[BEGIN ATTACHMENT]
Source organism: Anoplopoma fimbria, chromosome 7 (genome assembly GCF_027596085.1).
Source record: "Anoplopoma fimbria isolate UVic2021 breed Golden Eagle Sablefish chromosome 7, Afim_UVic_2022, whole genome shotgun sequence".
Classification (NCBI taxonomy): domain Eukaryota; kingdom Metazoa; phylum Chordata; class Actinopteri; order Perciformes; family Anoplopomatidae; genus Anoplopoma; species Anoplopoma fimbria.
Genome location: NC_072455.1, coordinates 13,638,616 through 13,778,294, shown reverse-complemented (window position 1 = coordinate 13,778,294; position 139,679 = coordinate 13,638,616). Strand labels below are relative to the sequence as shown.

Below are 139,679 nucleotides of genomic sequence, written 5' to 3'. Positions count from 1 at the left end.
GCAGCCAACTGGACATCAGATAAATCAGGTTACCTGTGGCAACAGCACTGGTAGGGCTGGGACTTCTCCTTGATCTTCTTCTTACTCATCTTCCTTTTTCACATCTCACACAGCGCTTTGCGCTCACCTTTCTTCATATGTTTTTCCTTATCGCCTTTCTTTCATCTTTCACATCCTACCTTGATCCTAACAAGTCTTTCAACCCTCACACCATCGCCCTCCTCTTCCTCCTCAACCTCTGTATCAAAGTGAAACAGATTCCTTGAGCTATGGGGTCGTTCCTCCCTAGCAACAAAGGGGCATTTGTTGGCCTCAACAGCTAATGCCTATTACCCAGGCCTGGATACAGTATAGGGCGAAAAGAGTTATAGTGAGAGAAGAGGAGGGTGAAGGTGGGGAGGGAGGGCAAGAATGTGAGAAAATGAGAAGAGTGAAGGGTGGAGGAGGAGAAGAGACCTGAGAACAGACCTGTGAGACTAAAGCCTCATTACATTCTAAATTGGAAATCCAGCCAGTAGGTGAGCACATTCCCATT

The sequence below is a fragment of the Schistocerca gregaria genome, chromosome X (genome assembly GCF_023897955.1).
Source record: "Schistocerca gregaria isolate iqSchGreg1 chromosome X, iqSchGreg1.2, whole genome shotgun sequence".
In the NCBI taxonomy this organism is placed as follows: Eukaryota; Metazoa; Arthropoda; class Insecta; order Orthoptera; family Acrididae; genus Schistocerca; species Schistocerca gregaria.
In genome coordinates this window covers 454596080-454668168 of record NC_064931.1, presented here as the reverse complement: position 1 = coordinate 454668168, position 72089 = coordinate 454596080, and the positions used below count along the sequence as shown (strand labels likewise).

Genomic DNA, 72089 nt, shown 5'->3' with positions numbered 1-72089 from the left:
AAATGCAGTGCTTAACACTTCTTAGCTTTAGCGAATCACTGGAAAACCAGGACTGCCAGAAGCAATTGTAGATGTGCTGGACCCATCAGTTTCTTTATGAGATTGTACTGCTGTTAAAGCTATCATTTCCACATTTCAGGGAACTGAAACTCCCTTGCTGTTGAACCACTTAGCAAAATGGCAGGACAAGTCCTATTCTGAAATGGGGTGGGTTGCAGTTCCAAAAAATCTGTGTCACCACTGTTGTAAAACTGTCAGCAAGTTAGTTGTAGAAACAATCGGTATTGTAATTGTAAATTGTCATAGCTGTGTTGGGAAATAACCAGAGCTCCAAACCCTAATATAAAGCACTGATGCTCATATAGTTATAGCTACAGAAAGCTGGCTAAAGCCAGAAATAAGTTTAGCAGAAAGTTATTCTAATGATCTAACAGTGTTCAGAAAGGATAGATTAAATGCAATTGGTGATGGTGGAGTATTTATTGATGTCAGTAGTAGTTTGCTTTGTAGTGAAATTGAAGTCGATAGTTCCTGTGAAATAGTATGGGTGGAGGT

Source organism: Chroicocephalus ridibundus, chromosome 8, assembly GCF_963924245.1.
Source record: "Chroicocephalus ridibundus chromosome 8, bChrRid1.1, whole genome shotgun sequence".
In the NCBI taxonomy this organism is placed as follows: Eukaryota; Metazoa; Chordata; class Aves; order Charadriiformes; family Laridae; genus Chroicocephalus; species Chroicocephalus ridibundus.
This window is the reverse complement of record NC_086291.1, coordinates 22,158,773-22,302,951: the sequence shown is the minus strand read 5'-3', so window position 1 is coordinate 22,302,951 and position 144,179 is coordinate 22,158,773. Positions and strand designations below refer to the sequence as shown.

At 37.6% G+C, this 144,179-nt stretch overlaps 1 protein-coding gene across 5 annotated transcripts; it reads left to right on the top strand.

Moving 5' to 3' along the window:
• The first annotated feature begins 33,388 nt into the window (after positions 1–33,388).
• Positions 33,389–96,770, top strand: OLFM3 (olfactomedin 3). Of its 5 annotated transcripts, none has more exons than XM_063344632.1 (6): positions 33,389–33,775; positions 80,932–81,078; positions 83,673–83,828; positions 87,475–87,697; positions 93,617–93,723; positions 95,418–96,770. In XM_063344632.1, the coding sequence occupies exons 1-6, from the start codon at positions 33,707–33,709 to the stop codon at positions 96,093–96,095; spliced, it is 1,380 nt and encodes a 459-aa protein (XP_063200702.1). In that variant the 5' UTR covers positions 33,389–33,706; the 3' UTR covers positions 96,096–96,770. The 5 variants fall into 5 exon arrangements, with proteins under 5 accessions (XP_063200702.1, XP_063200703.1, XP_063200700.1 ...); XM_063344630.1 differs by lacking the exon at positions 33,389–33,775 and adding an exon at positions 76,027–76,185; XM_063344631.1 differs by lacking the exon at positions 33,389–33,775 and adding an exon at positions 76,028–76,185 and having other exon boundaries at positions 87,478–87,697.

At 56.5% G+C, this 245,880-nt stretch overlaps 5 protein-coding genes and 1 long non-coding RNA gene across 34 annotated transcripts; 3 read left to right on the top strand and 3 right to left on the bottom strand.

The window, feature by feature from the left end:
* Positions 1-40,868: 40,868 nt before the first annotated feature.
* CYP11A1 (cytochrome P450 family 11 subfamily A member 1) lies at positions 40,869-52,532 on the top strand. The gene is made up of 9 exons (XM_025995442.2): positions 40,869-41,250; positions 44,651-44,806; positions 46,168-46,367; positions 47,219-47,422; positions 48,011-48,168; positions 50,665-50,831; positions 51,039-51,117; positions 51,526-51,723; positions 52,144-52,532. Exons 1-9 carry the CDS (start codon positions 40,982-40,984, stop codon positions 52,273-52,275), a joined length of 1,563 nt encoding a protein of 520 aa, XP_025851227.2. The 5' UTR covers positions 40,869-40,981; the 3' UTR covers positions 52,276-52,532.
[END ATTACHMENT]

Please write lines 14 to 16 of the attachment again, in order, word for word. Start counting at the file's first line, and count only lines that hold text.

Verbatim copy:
Source record: "Chroicocephalus ridibundus chromosome 8, bChrRid1.1, whole genome shotgun sequence".
In the NCBI taxonomy this organism is placed as follows: Eukaryota; Metazoa; Chordata; class Aves; order Charadriiformes; family Laridae; genus Chroicocephalus; species Chroicocephalus ridibundus.
This window is the reverse complement of record NC_086291.1, coordinates 22,158,773-22,302,951: the sequence shown is the minus strand read 5'-3', so window position 1 is coordinate 22,302,951 and position 144,179 is coordinate 22,158,773. Positions and strand designations below refer to the sequence as shown.